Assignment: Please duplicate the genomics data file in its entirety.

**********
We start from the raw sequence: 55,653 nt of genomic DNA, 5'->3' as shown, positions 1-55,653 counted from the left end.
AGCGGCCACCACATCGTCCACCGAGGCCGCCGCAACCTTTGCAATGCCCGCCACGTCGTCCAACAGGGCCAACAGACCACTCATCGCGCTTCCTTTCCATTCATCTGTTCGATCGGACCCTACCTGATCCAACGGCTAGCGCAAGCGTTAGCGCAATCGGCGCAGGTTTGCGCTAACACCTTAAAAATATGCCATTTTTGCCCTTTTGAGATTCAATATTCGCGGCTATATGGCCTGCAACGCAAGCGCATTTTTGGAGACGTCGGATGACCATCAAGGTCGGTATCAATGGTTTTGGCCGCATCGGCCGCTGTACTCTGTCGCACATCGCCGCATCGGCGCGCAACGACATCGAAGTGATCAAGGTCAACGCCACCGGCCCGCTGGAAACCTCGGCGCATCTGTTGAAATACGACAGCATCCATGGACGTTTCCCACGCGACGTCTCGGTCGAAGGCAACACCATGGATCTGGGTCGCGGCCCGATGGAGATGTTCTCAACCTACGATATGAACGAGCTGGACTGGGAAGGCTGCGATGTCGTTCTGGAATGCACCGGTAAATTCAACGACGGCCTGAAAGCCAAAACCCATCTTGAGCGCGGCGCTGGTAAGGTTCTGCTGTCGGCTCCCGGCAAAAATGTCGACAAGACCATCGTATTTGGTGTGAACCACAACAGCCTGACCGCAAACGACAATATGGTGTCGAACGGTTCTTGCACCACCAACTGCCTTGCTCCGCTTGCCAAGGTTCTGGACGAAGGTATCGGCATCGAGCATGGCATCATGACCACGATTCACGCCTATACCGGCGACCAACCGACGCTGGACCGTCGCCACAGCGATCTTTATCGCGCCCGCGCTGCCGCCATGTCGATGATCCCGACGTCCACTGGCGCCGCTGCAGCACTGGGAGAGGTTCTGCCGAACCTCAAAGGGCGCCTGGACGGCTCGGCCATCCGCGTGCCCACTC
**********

We start from the raw sequence: 55,653 nt of genomic DNA, 5'->3' as shown, positions 1-55,653 counted from the left end.
AGCGGCCACCACATCGTCCACCGAGGCCGCCGCAACCTTTGCAATGCCCGCCACGTCGTCCAACAGGGCCAACAGACCACTCATCGCGCTTCCTTTCCATTCATCTGTTCGATCGGACCCTACCTGATCCAACGGCTAGCGCAAGCGTTAGCGCAATCGGCGCAGGTTTGCGCTAACACCTTAAAAATATGCCATTTTTGCCCTTTTGAGATTCAATATTCGCGGCTATATGGCCTGCAACGCAAGCGCATTTTTGGAGACGTCGGATGACCATCAAGGTCGGTATCAATGGTTTTGGCCGCATCGGCCGCTGTACTCTGTCGCACATCGCCGCATCGGCGCGCAACGACATCGAAGTGATCAAGGTCAACGCCACCGGCCCGCTGGAAACCTCGGCGCATCTGTTGAAATACGACAGCATCCATGGACGTTTCCCACGCGACGTCTCGGTCGAAGGCAACACCATGGATCTGGGTCGCGGCCCGATGGAGATGTTCTCAACCTACGATATGAACGAGCTGGACTGGGAAGGCTGCGATGTCGTTCTGGAATGCACCGGTAAATTCAACGACGGCCTGAAAGCCAAAACCCATCTTGAGCGCGGCGCTGGTAAGGTTCTGCTGTCGGCTCCCGGCAAAAATGTCGACAAGACCATCGTATTTGGTGTGAACCACAACAGCCTGACCGCAAACGACAATATGGTGTCGAACGGTTCTTGCACCACCAACTGCCTTGCTCCGCTTGCCAAGGTTCTGGACGAAGGTATCGGCATCGAGCATGGCATCATGACCACGATTCACGCCTATACCGGCGACCAACCGACGCTGGACCGTCGCCACAGCGATCTTTATCGCGCCCGCGCTGCCGCCATGTCGATGATCCCGACGTCCACTGGCGCCGCTGCAGCACTGGGAGAGGTTCTGCCGAACCTCAAAGGGCGCCTGGACGGCTCGGCCATCCGCGTGCCCACTC